Compositions of the nature described set rapidly, even at room temperature, as described in Yedlick et al., United States Patent 2,687,967 disclosing a method of delaying the set of such compositions involving preparation and storage of such compositions under refrigeration, or at temperatures well below room temperature.

One object of the invention is to provide paint compositions which may be stored in closed containers at room temperature for indefinite periods without undergoing a setting reaction and which, when taken from storage, set into a hard water-resistant mass without the application of heat from an external source.

-A more specific object is to provide shelf stable compositions useful in the protection and painting of concrete, ceramic, wood, metal or other suitable substrate, and hence of particular utility for applications in the building industry, e.g., to siding, shingles, decorative panels, highway paint, paint for cement or cinder blocks, clay bricks or the like, which are shelf stable at room temperature and do not react or set up for cure until applied to the desired surface,

Still other objects will become apparent or be specifically pointed out in the description which follows.

In the paints rendered shelf stable in accordance with the teachings of the present invention, four oxides are combined in suitable proportions. Preferably these are not utilized as the individual oxides, except in special instances discussed below. Instead it is preferred to first combine two or more of the four oxides into intermediate compounds or compositions from which the final paint is formulated. Thus the alumina and P 0 are preferably combined chemically into an aluminum phosphate in which the ratio of A1 0 to P 0 is between one mole of A1 0 for each two to three moles of P 0 before they are brought into association with the silica or calcium oxide portion of the final composition.

Any of several known methods may be employed to produce an aluminum phosphate suitable for the present purposes, nam ich the aluminum oxide is completely dissolved, and it is even possible to use commercially available products such as Alkophos-CE, an acidic monoaluminum phosphate marketed by c Monsanto ifikal Compaiif'fofthis portion of the composition.

In the aluminum phosphates utilized in this invention, the proportions of A1 0 to P 0 should be within the range of one mole of A1 0 for each two to three moles Of P205.

The amount of water or other vaporizable liquid vehicle in which the aluminum phosphate is dissolved should constitute not more than about Wt of the aluminum phosphate solution which is preferab y a some- Patented Jan. 26, 1965 what viscous liquid at this stage of the formulation. Consequently it is preferable to use either P 0 or concentrated phosphoric acid of about H PO concentration when preparing the aluminum phgs a e.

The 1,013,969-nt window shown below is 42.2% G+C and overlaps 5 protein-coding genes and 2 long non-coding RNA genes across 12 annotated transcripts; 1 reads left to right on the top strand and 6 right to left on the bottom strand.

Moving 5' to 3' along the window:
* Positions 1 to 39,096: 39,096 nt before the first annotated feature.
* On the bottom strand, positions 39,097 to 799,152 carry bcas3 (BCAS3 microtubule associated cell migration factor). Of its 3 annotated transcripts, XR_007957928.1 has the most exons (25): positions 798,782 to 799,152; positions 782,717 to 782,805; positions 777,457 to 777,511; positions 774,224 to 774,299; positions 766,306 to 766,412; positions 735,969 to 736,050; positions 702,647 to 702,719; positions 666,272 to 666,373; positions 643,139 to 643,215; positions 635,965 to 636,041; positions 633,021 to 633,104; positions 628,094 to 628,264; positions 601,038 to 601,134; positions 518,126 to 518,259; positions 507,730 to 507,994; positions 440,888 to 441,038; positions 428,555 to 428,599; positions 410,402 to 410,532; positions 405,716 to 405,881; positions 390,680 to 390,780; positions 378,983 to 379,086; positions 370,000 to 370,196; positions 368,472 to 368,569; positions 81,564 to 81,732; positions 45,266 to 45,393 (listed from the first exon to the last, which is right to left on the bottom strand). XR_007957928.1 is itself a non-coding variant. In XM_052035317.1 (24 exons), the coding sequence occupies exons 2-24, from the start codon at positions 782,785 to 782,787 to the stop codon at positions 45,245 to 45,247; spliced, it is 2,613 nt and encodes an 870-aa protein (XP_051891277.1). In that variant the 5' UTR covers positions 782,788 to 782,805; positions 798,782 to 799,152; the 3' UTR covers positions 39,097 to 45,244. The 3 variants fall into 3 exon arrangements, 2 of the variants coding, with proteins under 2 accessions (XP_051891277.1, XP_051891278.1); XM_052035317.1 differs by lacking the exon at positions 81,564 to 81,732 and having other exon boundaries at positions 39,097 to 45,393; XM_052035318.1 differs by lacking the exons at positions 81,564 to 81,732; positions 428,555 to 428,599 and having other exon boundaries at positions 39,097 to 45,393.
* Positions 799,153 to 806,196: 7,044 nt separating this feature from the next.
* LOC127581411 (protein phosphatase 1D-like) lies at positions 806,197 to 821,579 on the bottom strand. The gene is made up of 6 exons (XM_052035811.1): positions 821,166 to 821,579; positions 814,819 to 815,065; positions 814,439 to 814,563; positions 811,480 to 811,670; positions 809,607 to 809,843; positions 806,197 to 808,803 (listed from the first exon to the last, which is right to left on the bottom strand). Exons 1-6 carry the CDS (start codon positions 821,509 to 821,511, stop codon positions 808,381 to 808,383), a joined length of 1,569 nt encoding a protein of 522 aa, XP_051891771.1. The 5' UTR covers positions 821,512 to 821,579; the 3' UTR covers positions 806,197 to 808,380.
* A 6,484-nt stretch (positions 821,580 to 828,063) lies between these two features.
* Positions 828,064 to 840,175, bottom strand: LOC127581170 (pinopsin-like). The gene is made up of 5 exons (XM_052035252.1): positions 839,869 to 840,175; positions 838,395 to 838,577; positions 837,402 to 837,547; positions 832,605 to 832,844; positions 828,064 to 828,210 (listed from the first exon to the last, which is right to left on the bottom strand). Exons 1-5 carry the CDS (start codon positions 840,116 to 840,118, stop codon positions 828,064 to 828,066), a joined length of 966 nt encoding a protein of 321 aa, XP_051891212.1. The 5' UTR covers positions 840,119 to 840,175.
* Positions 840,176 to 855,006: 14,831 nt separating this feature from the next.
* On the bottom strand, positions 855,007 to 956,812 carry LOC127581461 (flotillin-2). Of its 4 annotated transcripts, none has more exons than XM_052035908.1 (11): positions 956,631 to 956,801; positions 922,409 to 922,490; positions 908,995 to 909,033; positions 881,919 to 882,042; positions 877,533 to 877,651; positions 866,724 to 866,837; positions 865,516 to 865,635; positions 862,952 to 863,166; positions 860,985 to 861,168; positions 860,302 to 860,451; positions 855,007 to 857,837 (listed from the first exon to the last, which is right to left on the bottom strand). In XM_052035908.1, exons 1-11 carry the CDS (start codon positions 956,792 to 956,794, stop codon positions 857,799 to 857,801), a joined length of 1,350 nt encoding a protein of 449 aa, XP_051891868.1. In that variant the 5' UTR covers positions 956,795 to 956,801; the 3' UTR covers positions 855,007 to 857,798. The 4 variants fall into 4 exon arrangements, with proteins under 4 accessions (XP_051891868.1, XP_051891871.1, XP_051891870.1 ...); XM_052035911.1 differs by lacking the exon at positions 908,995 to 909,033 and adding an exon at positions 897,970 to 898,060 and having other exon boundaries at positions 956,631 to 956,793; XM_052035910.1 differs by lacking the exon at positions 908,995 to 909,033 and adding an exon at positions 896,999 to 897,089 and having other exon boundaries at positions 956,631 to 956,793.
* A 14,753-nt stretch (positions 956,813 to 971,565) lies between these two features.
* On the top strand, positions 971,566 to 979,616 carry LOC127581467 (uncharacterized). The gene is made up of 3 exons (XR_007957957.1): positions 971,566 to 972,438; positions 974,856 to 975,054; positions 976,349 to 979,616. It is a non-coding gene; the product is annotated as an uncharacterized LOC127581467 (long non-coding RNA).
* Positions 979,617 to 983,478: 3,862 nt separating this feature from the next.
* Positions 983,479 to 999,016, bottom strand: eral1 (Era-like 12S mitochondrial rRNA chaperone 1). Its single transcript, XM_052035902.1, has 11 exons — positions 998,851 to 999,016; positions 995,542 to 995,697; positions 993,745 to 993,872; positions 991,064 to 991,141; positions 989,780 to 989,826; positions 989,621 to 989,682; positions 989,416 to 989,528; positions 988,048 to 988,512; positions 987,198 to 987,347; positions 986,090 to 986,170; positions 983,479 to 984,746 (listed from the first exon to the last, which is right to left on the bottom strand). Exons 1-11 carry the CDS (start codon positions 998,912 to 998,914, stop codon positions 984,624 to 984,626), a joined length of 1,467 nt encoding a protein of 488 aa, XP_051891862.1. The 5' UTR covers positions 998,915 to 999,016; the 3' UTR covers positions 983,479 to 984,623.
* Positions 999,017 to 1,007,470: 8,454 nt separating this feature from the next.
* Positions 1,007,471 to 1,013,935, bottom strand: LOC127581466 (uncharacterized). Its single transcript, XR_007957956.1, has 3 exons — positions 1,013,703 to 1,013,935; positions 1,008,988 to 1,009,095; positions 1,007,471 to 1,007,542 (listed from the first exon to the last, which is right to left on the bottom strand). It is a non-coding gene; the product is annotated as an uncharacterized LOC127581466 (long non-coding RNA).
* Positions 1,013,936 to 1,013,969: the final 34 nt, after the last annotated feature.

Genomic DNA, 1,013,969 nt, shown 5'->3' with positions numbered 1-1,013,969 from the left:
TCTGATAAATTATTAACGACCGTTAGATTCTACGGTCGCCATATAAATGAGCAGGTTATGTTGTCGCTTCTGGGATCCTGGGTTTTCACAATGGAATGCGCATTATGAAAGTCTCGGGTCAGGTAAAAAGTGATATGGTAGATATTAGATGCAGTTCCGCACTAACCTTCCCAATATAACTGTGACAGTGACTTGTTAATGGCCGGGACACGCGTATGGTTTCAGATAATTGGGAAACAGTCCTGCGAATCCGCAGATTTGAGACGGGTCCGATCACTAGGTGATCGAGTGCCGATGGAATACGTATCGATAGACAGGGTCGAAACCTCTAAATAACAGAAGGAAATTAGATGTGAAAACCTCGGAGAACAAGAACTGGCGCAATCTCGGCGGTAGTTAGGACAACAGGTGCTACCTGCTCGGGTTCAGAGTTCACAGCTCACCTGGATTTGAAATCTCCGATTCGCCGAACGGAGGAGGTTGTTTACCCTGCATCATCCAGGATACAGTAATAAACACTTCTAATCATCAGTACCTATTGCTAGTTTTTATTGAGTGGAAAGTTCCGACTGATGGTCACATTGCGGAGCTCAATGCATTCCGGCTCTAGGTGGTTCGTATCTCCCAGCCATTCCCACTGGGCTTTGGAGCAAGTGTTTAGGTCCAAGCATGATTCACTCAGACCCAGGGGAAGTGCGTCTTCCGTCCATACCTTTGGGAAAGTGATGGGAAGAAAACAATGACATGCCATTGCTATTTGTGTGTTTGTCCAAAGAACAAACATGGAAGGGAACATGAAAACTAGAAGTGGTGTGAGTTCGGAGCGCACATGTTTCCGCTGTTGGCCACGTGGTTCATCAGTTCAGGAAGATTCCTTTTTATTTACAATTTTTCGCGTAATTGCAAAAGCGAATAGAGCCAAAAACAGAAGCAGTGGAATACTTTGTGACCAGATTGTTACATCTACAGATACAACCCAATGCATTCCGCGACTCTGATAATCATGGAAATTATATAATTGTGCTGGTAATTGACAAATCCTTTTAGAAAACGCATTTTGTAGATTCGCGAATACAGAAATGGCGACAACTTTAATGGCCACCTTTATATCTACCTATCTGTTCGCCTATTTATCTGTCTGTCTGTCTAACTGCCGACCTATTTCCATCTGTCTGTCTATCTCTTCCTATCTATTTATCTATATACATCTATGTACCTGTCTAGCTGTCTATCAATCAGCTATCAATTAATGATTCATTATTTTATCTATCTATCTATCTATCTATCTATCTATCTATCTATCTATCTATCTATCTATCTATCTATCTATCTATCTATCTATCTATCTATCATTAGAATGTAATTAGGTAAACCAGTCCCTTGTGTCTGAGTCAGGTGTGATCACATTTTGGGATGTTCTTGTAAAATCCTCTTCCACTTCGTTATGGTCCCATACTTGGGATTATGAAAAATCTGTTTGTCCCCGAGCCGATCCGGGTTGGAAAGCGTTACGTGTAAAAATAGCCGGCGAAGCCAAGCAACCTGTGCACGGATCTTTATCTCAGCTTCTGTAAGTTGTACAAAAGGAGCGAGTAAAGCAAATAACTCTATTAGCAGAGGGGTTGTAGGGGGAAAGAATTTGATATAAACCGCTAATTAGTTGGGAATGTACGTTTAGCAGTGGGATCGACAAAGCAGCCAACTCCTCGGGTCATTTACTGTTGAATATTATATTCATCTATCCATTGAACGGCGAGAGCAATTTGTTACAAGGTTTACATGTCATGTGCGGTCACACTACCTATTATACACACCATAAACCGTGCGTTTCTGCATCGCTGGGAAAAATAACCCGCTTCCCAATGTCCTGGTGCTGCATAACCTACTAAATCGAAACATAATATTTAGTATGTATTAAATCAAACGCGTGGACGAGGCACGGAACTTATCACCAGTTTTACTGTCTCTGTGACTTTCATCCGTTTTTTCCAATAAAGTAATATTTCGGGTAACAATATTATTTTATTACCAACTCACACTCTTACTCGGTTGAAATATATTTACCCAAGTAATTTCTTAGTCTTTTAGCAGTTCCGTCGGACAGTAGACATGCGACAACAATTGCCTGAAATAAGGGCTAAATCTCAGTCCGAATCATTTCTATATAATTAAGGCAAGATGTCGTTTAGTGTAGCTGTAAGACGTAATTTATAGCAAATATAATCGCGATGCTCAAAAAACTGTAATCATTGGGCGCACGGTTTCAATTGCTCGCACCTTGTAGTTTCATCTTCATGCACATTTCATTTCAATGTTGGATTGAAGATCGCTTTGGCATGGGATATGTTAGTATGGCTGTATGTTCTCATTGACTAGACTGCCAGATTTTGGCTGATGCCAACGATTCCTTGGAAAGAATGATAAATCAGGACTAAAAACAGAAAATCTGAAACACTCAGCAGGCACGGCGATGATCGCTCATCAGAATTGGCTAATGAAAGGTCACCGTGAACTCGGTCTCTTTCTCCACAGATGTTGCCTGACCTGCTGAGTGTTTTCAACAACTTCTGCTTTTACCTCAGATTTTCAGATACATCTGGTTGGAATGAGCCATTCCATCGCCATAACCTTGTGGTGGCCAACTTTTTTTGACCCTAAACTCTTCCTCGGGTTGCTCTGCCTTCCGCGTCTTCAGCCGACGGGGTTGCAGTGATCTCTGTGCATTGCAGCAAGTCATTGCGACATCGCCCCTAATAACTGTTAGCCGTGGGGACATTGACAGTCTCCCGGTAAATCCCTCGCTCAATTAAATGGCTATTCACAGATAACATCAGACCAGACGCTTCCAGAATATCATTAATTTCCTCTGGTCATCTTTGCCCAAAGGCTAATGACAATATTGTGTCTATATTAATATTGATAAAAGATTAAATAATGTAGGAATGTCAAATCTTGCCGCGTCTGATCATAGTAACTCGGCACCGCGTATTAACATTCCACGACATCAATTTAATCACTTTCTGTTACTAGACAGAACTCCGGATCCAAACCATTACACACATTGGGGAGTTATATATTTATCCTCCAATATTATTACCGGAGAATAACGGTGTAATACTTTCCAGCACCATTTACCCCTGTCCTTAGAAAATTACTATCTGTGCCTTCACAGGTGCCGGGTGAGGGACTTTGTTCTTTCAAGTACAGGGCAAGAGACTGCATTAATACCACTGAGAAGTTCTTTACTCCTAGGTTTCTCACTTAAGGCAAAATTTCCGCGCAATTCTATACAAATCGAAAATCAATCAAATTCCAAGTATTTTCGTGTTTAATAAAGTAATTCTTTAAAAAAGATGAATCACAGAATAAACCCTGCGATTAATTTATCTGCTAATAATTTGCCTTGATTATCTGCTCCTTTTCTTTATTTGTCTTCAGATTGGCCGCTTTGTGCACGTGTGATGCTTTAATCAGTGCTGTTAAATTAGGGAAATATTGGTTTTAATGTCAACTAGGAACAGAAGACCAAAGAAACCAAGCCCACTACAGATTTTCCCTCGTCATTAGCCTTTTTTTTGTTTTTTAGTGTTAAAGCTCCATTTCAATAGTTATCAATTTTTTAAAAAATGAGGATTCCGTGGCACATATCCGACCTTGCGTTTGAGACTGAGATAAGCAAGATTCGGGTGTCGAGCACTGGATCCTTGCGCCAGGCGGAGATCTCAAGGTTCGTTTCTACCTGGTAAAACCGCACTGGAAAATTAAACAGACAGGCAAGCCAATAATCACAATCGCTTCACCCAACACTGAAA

For most purposes, the two remaining constituents are added to the aluminum phosphate as a or a calcium aluminum silicate, or mixtures of the two, the principal exception being a consequence of utilization of a calcareous substrate to furnish a substantial portion of the lime in the coating composition, or the use of other substrate to furnish silica or alumina to the resultant coating.

A P i k iWm a p larly pure mineral in w 10 t e ratio of C80 to SiO, is substantially equimolar. The wollastonite is preferably comminuted to minus 200 mesh (Tyler Standard) before incorporation in the paint composition.

Using wollastonite as the source of CaO and SiO, in the composition and an al imigum phosphat prepared as described above as the source of A1 0 and P 0 in the composition, cold setting compositions are obtained with proportions ranging from 5 parts of wollastonite lus arts of aluminum phosphate to 9 par 0 W0 astonite plus Ill p rts of aluminum hos Ha all parts being by weight. The se ing 0 compositions at the extremes of this range was found to be too slow, and hence only compositions consisting of between 10 and 70 parts by and may be partly dissolved therein, whereupon a gel appears to form from the calcium and silicon oxides, temporarily placed in solution. This in turn reacts with the soluble alumina in the phosphate to produce what appears to be a complex hydrate.